Last week, President Trump released a $1.1 trillion budget blueprint for fiscal year (FY) 2018 that would boost U.S. defense spending by $54 billion. This increase would be offset by targeted reductions to foreign aid and non-defense agencies and departments.
The White House budget, America First: A Budget Blueprint to Make America Great Again, challenges every agency and department “to achieve greater efficiency and to eliminate wasteful spending.” Specifically, it requests $69 billion for the Department of Health and Human Services (HHS), which represents a $15.1 billion or 17.9 percent decrease from the 2017 annualized continuing resolution (CR) level. It also proposes to strengthen “the integrity and sustainability of Medicare and Medicaid by investing in activities to prevent fraud, waste, and abuse” and by promoting “high quality and efficient health care.”
The President’s budget requests $25.9 billion for the National Institutes of Health (NIH), which is a reduction of $5.8 billion or 18.3 percent relative to the 2017 annualized CR level. Along with these cuts, the proposal calls for “a major reorganization” of NIH’s 27 centers and institutes “to help focus resources on the highest priority research and training activities.”
Although the budget does not outline these research priorities, it does highlight investment focused on suicide prevention, serious mental illness, and children’s mental health. It is unclear how the proposed budget and NIH reorganization would impact the National Heart, Lung, and Blood Institute (NHLBI), which houses the National Center on Sleep Disorders Research (NCSDR).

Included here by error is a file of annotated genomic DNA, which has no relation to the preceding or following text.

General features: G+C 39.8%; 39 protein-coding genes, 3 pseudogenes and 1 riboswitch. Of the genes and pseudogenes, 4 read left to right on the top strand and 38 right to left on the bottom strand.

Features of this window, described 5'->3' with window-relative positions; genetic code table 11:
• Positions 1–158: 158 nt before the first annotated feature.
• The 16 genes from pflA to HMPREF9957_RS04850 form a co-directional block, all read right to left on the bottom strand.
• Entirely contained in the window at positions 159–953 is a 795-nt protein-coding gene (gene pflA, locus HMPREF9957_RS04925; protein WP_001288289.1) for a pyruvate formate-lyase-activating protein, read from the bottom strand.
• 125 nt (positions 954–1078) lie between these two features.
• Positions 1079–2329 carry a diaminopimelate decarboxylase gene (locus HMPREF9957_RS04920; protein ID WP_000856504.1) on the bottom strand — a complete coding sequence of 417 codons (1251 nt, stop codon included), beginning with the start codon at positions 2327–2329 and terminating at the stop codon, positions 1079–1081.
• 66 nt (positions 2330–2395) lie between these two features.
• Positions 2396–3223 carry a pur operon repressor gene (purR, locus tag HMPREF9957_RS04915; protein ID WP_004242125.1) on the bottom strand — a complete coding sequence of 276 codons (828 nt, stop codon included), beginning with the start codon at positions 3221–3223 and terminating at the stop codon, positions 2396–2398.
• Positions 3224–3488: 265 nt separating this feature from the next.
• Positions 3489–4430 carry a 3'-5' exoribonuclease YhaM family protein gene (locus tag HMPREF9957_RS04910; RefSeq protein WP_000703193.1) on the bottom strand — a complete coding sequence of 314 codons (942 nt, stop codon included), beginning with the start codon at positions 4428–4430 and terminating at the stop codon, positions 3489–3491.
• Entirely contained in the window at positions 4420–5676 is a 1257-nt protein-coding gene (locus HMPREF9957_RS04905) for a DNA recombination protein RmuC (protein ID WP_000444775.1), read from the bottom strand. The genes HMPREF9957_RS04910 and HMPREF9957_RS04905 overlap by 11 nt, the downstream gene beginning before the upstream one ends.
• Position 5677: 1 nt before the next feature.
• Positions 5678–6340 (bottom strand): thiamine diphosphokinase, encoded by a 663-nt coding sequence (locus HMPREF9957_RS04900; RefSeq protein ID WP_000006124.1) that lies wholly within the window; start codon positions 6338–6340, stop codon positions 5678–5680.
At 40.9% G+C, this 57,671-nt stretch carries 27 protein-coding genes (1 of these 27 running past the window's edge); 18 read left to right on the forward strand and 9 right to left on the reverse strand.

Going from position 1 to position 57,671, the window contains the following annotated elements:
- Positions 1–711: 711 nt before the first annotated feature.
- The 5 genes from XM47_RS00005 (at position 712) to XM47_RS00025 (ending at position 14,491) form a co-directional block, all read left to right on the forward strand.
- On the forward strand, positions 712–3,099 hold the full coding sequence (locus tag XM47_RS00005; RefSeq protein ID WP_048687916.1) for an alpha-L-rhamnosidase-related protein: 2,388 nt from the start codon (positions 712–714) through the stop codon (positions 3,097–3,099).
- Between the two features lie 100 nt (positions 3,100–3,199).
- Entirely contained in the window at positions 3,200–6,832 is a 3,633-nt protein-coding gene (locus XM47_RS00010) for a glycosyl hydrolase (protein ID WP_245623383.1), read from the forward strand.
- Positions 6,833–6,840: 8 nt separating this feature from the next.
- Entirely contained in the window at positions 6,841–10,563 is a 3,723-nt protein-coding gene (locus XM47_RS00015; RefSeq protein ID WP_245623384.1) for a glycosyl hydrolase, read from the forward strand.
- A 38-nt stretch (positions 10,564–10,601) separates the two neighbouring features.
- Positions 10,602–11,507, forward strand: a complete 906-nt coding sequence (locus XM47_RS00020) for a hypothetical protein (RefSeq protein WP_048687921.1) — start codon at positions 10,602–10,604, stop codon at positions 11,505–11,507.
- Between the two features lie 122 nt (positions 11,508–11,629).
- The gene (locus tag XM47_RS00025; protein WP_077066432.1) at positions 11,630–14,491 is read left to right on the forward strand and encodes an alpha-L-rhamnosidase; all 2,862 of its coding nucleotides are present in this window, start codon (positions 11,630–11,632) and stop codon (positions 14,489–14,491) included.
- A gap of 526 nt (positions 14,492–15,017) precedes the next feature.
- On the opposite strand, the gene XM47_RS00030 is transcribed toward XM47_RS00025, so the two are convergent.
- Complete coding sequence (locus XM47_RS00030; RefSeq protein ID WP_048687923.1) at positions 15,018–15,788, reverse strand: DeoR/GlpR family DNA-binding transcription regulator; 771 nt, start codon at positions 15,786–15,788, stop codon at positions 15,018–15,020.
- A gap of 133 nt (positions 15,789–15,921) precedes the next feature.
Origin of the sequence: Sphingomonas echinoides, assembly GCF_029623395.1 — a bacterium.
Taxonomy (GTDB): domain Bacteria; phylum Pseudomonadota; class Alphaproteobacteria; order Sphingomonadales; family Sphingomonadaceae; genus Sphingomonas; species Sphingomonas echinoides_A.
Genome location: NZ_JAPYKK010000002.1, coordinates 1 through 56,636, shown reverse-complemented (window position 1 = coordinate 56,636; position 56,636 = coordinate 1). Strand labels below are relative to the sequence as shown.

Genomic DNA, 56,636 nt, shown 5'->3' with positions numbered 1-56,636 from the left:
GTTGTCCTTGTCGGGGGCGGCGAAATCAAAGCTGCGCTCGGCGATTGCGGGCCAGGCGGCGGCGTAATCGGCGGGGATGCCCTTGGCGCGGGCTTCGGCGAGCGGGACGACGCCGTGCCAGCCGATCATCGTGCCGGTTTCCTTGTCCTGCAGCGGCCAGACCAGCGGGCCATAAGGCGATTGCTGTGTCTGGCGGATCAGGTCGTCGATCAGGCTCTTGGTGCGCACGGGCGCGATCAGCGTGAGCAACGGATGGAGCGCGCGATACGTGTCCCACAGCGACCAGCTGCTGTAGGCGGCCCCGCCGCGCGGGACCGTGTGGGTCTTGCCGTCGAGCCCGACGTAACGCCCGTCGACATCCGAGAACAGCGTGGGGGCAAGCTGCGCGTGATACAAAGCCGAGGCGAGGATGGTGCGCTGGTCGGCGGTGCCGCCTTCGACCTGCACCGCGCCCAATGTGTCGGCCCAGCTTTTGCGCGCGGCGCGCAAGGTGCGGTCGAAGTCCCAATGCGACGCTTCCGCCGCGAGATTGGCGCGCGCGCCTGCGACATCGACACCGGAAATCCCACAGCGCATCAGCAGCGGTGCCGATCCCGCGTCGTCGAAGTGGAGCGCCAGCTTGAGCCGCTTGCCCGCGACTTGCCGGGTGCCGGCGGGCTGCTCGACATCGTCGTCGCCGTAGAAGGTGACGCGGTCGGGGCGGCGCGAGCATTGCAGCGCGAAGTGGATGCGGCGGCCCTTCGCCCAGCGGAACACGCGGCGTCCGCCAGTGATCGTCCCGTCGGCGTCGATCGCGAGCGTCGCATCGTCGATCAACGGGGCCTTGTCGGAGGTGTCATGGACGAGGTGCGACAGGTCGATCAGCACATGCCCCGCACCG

It is standard for the President to use the budget to propose priorities that will be considered by Congress. Majority leaders in the House and Senate will take President Trump’s requests under consideration and craft their own budget proposals, which will form the basis of appropriation bills to fund federal departments and agencies.
Next week the AASM will provide a template letter that members can send to federal legislators to advocate for spending that prioritizes the importance of patient-centered care and strategic research.
The American Academy of Sleep Medicine Political Action Committee (AASM PAC) is a bi-partisan political action committee to educate and financially support lawmakers who are working to protect the future of your sleep practice. AASM PAC is the most effective and visible advocacy tool to advance the legislative priorities of the field of sleep medicine. AASM members who are U.S. residents can support the PAC by making a donation today.